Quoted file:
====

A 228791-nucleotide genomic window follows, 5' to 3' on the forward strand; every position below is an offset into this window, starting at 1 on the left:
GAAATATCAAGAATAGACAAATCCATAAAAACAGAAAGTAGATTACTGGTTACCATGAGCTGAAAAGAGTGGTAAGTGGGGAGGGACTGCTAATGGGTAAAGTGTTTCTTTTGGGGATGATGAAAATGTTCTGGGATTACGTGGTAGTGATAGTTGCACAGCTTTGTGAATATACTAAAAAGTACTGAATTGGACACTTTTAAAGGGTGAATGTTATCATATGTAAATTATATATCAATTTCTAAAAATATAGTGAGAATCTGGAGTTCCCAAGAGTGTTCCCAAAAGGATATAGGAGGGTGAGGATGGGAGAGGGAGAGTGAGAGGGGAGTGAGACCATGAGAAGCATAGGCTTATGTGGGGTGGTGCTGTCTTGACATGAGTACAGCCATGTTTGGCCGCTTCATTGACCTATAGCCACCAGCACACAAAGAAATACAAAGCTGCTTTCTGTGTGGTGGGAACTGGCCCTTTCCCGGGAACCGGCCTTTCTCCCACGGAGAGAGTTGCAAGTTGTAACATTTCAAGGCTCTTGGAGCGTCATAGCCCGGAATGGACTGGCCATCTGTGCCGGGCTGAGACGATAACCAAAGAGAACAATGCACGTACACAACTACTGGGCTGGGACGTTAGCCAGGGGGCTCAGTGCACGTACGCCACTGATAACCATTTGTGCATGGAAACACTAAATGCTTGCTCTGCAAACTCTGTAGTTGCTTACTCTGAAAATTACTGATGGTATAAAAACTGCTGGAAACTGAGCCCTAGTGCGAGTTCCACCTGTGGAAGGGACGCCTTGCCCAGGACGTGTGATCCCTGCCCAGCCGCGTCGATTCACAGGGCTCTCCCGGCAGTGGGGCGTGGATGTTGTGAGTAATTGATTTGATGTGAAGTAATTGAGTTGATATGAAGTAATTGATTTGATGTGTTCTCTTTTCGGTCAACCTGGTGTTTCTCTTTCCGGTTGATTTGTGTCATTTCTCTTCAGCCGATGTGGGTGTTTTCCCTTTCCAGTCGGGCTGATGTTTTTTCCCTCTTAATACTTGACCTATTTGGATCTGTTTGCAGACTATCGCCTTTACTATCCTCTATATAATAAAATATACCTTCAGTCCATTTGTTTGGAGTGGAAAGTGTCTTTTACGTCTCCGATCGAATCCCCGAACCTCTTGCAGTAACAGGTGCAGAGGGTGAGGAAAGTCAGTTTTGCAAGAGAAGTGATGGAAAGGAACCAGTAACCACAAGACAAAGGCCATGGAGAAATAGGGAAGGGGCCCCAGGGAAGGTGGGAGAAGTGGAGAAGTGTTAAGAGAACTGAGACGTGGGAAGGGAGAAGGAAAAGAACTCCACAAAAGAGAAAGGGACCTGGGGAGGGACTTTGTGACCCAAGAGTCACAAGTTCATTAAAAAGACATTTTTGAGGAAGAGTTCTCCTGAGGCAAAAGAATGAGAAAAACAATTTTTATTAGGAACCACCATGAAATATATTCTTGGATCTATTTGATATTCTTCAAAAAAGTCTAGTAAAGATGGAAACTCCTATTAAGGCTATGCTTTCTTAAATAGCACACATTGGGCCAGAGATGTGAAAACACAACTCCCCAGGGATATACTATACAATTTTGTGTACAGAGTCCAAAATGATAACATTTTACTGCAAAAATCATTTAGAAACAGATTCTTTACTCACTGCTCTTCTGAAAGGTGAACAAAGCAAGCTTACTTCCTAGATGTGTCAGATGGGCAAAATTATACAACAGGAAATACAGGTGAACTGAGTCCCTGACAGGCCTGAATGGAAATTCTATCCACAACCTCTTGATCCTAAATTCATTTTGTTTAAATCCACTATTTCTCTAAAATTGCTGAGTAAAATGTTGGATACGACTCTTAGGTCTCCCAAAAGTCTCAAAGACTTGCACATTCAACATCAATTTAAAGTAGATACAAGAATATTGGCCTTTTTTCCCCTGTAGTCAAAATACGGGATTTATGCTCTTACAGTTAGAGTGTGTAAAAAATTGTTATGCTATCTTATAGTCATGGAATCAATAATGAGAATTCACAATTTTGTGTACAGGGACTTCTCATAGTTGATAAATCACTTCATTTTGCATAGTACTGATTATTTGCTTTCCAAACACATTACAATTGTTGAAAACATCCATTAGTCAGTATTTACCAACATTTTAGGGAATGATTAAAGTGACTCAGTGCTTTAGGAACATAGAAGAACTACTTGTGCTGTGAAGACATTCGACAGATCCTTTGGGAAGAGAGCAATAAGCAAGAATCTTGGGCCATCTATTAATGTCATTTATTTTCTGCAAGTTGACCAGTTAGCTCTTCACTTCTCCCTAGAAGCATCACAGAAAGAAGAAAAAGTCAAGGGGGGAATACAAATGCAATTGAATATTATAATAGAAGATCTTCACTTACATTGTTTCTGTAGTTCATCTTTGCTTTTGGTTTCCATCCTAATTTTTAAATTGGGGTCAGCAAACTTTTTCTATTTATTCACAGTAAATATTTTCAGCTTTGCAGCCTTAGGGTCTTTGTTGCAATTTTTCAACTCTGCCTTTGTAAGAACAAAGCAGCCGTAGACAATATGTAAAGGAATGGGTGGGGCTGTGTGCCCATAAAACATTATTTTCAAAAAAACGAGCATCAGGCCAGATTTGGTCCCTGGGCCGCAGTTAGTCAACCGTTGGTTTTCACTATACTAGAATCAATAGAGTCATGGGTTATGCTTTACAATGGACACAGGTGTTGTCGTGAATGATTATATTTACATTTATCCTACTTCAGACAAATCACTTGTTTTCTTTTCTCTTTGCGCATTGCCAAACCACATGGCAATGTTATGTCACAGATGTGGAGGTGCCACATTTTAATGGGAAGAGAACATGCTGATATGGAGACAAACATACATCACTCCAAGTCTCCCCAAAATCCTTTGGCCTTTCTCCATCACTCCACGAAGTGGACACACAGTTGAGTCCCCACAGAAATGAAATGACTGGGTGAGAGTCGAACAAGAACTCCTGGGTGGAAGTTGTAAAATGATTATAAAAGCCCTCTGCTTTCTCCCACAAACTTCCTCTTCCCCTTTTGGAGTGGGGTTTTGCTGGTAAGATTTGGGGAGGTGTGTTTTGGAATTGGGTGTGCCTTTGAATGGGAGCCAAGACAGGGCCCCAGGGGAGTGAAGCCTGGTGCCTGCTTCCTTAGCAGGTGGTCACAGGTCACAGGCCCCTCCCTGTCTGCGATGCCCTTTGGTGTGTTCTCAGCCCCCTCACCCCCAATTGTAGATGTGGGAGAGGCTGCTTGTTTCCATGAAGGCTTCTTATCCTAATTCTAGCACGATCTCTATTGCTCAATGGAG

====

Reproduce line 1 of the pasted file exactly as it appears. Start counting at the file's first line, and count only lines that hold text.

A 228791-nucleotide genomic window follows, 5' to 3' on the forward strand; every position below is an offset into this window, starting at 1 on the left: